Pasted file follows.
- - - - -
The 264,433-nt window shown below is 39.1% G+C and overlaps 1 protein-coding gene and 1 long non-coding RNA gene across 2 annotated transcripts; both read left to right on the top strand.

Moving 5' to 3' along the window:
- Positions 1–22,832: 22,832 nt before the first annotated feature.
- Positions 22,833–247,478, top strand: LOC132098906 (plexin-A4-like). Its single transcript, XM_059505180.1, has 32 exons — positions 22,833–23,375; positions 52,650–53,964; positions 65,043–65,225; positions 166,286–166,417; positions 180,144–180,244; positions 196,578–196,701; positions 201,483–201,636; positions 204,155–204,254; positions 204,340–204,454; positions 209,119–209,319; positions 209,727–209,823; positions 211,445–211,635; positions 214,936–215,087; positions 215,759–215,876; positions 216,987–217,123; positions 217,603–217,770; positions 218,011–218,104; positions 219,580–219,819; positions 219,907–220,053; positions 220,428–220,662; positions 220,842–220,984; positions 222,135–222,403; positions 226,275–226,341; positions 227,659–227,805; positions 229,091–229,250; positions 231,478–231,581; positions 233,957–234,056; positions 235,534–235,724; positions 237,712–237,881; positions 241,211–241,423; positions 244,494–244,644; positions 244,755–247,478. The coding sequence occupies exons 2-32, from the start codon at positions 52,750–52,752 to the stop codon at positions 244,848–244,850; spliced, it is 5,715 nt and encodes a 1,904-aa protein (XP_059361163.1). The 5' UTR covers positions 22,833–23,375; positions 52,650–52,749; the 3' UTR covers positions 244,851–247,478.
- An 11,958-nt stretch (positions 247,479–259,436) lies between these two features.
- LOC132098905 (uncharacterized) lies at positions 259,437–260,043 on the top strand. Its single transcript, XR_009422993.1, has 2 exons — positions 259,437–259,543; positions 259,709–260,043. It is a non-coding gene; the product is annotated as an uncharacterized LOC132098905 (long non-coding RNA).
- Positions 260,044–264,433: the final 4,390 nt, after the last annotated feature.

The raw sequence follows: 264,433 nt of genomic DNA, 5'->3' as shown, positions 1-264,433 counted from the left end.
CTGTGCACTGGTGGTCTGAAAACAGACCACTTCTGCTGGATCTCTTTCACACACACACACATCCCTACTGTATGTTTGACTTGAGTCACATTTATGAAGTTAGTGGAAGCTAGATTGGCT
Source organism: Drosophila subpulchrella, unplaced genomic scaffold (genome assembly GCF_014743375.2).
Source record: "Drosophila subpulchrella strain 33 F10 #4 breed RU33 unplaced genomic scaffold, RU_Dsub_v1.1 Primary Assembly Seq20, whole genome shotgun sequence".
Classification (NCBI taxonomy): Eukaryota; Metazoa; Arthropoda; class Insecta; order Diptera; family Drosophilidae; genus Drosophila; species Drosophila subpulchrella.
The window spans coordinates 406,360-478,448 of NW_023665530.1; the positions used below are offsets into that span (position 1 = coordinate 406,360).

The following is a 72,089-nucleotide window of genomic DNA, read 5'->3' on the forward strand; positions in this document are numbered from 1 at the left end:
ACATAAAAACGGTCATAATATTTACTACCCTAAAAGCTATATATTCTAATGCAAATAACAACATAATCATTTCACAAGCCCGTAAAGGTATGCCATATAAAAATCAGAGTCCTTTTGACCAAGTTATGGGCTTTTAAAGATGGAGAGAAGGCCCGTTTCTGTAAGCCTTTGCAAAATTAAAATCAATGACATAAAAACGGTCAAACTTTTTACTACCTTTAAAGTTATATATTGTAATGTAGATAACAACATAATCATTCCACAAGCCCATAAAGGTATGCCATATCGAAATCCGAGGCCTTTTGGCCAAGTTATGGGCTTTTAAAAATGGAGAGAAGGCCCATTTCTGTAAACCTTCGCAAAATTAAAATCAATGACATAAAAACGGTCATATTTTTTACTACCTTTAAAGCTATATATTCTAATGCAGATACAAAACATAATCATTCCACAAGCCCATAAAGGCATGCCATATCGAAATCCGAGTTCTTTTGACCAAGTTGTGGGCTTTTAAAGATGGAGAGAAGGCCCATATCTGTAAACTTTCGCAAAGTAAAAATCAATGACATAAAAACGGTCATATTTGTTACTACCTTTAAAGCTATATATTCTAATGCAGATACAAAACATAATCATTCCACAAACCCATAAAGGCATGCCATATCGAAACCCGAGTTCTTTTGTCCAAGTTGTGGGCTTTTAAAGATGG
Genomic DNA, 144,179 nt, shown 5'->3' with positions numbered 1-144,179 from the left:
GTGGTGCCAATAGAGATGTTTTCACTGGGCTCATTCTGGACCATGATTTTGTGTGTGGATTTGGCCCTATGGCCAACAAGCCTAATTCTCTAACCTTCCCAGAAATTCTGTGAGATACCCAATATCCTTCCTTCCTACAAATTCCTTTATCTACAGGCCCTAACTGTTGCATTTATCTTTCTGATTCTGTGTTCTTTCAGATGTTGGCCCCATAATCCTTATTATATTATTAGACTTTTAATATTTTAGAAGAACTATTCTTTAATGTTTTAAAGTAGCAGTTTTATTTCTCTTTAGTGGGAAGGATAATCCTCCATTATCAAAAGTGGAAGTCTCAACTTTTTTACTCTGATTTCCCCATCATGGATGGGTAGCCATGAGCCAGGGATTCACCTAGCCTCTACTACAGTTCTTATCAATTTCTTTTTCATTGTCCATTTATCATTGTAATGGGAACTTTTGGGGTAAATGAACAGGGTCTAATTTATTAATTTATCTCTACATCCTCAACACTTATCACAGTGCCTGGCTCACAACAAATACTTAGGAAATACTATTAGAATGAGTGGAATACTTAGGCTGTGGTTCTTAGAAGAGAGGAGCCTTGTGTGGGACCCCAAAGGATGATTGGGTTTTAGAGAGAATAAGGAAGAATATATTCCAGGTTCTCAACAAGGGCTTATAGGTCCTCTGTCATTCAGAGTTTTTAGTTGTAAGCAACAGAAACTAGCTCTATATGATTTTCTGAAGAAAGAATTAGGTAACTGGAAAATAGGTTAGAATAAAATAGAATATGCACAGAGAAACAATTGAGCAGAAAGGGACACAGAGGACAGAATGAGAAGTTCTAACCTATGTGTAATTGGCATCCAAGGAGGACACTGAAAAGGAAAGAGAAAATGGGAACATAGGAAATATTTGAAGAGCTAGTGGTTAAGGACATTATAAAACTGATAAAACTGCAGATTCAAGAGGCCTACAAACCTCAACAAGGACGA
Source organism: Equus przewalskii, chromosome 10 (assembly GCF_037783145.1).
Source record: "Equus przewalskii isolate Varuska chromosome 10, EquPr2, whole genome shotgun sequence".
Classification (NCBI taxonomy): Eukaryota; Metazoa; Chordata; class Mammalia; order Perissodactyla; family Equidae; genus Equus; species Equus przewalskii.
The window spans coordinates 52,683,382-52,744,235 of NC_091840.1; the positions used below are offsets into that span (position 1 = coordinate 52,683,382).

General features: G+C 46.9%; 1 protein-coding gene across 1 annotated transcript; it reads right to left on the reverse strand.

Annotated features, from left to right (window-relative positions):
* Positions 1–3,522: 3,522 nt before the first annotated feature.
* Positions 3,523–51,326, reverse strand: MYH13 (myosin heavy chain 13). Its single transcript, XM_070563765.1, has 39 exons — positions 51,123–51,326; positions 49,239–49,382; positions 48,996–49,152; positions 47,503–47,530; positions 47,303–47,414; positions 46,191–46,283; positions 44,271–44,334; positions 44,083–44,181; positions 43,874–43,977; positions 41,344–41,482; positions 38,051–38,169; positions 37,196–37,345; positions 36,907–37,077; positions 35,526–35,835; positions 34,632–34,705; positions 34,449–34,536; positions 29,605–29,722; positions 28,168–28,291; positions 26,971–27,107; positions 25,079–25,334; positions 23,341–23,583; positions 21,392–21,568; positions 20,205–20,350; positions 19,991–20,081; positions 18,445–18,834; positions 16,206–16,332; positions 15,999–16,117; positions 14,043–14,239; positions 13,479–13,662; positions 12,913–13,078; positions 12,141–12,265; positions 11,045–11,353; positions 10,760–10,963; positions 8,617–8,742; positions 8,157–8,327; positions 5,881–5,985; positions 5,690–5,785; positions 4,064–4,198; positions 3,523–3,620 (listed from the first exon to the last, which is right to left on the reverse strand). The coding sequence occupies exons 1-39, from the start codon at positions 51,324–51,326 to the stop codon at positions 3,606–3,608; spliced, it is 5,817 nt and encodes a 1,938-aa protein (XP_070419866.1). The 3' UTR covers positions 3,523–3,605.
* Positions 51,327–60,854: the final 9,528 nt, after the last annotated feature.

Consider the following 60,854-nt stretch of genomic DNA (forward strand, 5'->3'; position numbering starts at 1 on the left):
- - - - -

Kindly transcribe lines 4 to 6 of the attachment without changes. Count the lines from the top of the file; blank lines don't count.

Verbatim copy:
- Positions 22,833–247,478, top strand: LOC132098906 (plexin-A4-like). Its single transcript, XM_059505180.1, has 32 exons — positions 22,833–23,375; positions 52,650–53,964; positions 65,043–65,225; positions 166,286–166,417; positions 180,144–180,244; positions 196,578–196,701; positions 201,483–201,636; positions 204,155–204,254; positions 204,340–204,454; positions 209,119–209,319; positions 209,727–209,823; positions 211,445–211,635; positions 214,936–215,087; positions 215,759–215,876; positions 216,987–217,123; positions 217,603–217,770; positions 218,011–218,104; positions 219,580–219,819; positions 219,907–220,053; positions 220,428–220,662; positions 220,842–220,984; positions 222,135–222,403; positions 226,275–226,341; positions 227,659–227,805; positions 229,091–229,250; positions 231,478–231,581; positions 233,957–234,056; positions 235,534–235,724; positions 237,712–237,881; positions 241,211–241,423; positions 244,494–244,644; positions 244,755–247,478. The coding sequence occupies exons 2-32, from the start codon at positions 52,750–52,752 to the stop codon at positions 244,848–244,850; spliced, it is 5,715 nt and encodes a 1,904-aa protein (XP_059361163.1). The 5' UTR covers positions 22,833–23,375; positions 52,650–52,749; the 3' UTR covers positions 244,851–247,478.
- An 11,958-nt stretch (positions 247,479–259,436) lies between these two features.
- LOC132098905 (uncharacterized) lies at positions 259,437–260,043 on the top strand. Its single transcript, XR_009422993.1, has 2 exons — positions 259,437–259,543; positions 259,709–260,043. It is a non-coding gene; the product is annotated as an uncharacterized LOC132098905 (long non-coding RNA).